Not every filmmaker is a fan of 3D cinema technology. Some, like JJ Abrams, have argued that 3D films do little to enhance the cinematic experience (“When you put the glasses on, everything gets dim”). Others don’t like the trouble of shooting with 3D cameras.
Christopher Nolan, the director of The Dark Knight Batman franchise, is one of the most outspoken critics. “The question of 3D is a very straightforward one,” he said in an interview back in 2012. “I never meet anybody who actually likes the format and it’s always a source of great concern to me when you’re charging a higher price for something that nobody seems to really say they have any great love for.”
Chinese moviegoers, however, have had a strong affinity for all things 3D since James Cameron’s Avatar became a box office phenomenon in 2007. Its success prompted cinema operators to embrace the format with gusto – over 80% of the screens installed in the past decade were equipped with 3D projection technology.
Film studios were more than happy to feed the frenzy, offering blockbuster after blockbuster in 3D, even when the same films were available in a conventional flat version.
For instance, 2012 (2009), Looper (2012) and Iron Man 3 (2013) were all shown in 3D in China, while the rest of the world watched them without the funny glasses, says Dushe Movie, a popular film blog.
But as Universal Pictures has learned, for some of these films that extra dimension can be one too many. The studio recently found itself at the centre of a social media storm with the release of the 3D version of Jason Bourne, the fifth instalment of the Bourne franchise starring Matt Damon and actress Alicia Vikander. Despite a strong debut of Rmb78.4 million ($11.8 million) last Tuesday – more than four times The Bourne Legacy’s opening day in 2014 – sales tumbled by more than a third the following day as complaints about the 3D conversion went viral in social media.
Many moviegoers complained that the 3D version of the film had left them feeling dizzy and nauseous. “I really felt sick during the action sequence when I watched it in 3D,” one audience member posted on weibo. “I walked out before the film finished because I couldn’t stand torturing myself any longer.”
“The handheld camera work and extremely fast-paced action makes me want to throw up,” another vented. “And when I went to the bathroom, everyone around me was puking.”
Industry insiders also questioned whether the visual effects were necessary. After all, Jason Bourne wasn’t even shot with 3D cameras. Small wonder, then, that some called the 3D effects “fake”, accusing Universal of adding them to justify the premium-priced tickets that Chinese cinemas were charging.
“Another case of forcing 3D films on the audience. I am starting a campaign to boycott fake 3D features, is anyone with me?” the screenwriter Li Zhenghu wrote on his personal weibo.
“In most overseas countries and regions, Bourne was shown in 2D. The 3D special effects that are shown in the China version are only added in post-production to be ‘specially tailored’ for our market. These tactics to boost the box office have become something of a norm in China,” agreed China News Service.
Another problem: the original – and cheaper – version of the film in 2D was hard to find. China News Service estimates that only 20% of the country’s movie screens were dedicated to the 2D format, with the rest all in 3D.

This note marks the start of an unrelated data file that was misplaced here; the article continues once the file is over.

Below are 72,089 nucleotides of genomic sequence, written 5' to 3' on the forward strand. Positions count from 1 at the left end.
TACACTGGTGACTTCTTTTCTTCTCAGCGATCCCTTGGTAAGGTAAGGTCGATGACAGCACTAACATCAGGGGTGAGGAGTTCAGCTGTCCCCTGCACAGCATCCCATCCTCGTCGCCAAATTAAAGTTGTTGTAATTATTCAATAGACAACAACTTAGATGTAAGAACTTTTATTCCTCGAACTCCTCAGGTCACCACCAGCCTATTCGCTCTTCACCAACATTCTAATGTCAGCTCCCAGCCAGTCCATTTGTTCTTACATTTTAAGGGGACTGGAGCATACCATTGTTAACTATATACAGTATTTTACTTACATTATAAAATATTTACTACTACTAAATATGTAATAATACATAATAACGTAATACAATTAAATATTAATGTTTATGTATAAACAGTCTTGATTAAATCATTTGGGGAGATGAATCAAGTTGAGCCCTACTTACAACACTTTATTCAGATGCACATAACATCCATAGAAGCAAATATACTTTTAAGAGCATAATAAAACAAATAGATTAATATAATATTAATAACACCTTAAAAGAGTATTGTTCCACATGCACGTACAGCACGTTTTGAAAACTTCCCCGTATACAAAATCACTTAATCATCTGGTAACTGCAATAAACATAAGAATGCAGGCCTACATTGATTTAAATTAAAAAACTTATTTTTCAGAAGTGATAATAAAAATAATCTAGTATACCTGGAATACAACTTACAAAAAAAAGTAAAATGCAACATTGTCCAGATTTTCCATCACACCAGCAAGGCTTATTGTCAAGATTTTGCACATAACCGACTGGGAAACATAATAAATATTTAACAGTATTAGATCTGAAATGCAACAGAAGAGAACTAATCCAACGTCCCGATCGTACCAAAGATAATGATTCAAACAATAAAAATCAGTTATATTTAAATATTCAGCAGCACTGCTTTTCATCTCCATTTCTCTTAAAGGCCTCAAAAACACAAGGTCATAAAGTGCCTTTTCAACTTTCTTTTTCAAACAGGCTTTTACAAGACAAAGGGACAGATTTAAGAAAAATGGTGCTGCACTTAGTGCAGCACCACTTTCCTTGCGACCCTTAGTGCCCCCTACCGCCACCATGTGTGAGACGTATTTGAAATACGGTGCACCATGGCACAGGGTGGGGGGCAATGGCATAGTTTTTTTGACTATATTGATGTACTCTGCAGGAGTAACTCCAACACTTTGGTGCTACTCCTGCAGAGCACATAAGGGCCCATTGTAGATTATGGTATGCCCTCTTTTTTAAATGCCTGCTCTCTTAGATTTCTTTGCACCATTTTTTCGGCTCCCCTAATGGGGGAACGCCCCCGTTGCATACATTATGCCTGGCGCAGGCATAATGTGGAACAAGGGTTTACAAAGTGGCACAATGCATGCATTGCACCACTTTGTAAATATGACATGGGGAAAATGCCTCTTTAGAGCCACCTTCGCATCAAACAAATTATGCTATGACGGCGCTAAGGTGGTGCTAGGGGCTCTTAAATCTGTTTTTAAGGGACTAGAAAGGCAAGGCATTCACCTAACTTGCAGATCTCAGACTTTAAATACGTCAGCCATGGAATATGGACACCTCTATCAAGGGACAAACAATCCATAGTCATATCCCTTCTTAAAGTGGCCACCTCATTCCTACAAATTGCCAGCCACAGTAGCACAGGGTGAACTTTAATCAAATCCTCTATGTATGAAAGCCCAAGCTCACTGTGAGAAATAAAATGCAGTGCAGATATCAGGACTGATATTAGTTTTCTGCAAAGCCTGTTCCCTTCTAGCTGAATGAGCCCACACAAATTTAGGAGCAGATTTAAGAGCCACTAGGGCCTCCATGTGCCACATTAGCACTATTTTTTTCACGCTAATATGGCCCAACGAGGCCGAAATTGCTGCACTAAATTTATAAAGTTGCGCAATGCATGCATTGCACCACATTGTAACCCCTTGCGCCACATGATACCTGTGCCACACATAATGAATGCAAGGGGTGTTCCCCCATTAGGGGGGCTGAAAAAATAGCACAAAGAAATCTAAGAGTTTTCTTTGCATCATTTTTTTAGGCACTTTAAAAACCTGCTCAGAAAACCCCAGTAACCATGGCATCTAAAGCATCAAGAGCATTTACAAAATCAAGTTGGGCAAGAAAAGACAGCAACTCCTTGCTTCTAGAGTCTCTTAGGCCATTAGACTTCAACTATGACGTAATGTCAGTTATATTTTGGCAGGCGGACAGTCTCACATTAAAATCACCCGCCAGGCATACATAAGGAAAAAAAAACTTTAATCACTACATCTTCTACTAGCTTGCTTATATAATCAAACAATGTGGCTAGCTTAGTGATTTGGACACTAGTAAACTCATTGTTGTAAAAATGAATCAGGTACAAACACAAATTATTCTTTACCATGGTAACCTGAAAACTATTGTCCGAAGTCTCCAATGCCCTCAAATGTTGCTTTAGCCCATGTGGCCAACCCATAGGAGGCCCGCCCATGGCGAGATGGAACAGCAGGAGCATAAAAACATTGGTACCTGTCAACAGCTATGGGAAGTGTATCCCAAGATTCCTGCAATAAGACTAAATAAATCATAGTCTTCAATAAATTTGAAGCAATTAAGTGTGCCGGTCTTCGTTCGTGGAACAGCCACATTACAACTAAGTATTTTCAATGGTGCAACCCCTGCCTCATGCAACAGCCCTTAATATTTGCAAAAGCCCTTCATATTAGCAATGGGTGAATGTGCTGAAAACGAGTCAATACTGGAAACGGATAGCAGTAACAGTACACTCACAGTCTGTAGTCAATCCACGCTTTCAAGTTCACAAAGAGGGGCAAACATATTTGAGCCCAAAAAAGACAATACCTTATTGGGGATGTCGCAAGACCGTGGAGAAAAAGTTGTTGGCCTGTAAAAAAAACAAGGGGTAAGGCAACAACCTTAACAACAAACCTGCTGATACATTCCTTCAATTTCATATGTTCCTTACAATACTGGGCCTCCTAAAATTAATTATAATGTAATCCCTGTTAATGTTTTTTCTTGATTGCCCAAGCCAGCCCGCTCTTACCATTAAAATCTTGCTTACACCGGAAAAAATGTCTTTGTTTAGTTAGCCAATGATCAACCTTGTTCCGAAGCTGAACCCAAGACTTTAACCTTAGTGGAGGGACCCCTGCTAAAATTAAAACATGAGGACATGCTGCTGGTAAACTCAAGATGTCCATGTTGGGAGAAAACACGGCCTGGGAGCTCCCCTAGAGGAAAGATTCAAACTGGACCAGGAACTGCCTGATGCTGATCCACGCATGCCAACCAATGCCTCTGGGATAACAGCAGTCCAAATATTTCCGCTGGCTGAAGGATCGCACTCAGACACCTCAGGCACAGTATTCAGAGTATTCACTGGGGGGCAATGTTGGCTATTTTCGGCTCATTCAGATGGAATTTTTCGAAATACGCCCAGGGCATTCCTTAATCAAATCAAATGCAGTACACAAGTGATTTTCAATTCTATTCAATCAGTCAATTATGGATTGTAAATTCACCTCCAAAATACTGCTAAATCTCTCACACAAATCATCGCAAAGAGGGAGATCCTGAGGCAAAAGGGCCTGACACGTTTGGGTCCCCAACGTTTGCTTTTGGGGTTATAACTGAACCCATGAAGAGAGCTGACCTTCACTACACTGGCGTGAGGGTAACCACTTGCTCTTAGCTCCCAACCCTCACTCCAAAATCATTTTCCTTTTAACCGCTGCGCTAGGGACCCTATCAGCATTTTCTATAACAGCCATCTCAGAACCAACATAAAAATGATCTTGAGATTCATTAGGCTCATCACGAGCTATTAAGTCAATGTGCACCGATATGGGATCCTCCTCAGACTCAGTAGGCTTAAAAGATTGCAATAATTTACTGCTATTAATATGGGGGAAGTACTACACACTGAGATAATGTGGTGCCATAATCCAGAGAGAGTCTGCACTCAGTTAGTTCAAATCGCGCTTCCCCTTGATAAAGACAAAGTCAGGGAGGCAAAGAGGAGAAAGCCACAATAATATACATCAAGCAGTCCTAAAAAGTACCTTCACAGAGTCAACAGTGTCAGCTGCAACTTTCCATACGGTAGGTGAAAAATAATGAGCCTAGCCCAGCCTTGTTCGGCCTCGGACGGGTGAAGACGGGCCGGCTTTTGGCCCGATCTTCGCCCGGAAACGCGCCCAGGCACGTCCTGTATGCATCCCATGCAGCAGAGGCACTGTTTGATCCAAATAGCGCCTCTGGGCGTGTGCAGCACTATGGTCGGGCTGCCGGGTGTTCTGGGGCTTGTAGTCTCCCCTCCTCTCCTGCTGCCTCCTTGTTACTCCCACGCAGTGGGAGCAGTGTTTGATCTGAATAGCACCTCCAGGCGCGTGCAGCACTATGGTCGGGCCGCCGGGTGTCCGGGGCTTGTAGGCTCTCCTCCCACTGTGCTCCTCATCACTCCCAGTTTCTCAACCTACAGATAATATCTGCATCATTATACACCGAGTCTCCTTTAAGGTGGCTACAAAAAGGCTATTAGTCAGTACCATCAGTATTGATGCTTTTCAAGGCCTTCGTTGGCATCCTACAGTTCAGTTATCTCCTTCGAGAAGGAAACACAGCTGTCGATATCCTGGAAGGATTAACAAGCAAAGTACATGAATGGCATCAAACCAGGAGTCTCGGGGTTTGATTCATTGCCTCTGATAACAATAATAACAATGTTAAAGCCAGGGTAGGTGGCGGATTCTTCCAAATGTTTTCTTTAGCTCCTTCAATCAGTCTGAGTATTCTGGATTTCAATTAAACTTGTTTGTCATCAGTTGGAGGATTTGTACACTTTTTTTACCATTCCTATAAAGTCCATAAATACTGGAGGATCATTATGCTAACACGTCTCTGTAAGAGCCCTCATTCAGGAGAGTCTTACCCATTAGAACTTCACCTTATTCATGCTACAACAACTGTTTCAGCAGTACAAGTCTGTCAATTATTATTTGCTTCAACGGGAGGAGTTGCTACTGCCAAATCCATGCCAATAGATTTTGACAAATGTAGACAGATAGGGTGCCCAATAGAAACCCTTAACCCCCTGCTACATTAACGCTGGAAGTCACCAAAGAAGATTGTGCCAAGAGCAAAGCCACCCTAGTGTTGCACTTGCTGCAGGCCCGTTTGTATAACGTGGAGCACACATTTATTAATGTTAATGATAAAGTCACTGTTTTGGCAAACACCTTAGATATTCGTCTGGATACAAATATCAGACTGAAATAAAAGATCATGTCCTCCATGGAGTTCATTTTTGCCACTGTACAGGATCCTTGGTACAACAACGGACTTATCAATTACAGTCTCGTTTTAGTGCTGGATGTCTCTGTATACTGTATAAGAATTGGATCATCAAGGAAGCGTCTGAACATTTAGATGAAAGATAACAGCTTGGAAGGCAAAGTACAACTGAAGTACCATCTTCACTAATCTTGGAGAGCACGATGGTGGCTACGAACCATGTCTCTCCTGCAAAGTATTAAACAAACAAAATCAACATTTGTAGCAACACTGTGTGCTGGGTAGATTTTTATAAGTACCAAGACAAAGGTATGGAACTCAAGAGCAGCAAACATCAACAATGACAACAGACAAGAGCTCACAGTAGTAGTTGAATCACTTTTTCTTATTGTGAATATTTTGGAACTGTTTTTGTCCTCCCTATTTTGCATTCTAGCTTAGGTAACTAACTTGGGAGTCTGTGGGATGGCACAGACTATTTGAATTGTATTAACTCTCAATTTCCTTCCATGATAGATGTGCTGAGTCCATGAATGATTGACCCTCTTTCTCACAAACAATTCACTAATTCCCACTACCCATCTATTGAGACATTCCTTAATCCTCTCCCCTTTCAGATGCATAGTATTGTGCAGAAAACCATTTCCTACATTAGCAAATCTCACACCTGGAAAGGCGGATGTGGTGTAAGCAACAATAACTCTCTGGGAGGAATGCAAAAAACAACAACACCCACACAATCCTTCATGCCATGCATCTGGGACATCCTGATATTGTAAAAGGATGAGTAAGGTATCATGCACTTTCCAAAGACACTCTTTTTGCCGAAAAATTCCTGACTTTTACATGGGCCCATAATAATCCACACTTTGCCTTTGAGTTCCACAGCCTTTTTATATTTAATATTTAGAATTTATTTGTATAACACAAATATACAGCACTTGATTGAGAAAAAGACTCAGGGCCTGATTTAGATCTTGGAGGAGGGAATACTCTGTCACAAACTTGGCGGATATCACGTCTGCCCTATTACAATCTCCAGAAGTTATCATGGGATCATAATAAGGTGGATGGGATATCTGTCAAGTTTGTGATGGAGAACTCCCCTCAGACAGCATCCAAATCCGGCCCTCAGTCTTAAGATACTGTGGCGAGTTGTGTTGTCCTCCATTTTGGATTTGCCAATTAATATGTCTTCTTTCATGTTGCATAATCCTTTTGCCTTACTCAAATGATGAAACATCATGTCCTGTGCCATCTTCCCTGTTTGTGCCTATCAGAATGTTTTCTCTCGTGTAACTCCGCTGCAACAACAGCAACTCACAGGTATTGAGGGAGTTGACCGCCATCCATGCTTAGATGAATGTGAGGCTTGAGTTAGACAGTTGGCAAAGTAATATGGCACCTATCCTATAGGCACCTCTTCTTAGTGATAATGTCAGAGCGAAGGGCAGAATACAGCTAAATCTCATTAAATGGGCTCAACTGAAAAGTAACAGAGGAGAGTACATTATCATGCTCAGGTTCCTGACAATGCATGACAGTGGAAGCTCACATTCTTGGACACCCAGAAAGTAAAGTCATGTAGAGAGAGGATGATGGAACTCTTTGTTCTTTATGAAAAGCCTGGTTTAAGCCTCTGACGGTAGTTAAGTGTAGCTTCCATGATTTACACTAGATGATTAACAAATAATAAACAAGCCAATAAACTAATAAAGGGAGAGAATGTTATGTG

Amid the criticism, Universal moved quickly into damage control mode, issuing a statement that it was working with its Chinese distributors China Film Group and Huaxia Film Distribution to arrange more 2D screenings of the film.
By the end of the week, there were 8,000 screens dedicated to the original version, four times more than in previous days, says Entgroup.
To be fair, the commercial power of 3D is hard to argue with. Guangzhou Daily says the cost to add the 3D effects is around $5 million for Hollywood blockbusters. Tickets for 3D films, meanwhile, typically carry a premium of at least Rmb10-20. For the most popular films, it can mean a boost of over Rmb100 million in ticket sales.
Still, as Universal has learned, not every film is suited to the format. “Intense action sequences, a lot of close-ups, and fast edits – these are all the elements a 3D film should avoid,” says Zhang Xiaobei, a producer. “But they are also the very same elements that truly define the Bourne franchise. By forcing the 3D special effects on the film, the studio has completely ruined the cinematic experience for us and the hard work of Paul Greengrass [the director] and Matt Damon.”
But don’t expect this to mean the end of 3D in the world’s fastest growing film market. China’s biggest cinema chain Wanda has just announced that it will build 4,000 3D screens in its cinemas across the country over the next four years. The deal, forged with the US-based screen provider RealD, which it claims is the largest 3D screen installation in history.
© ChinTell Ltd. All rights reserved.
Exclusively sponsored by HSBC.
The Week in China website and the weekly magazine publications are owned and maintained by ChinTell Limited, Hong Kong. Neither HSBC nor any member of the HSBC group of companies ("HSBC") endorses the contents and/or is involved in selecting, creating or editing the contents of the Week in China website or the Week in China magazine. The views expressed in these publications are solely the views of ChinTell Limited and do not necessarily reflect the views or investment ideas of HSBC. No responsibility will therefore be assumed by HSBC for the contents of these publications or for the errors or omissions therein.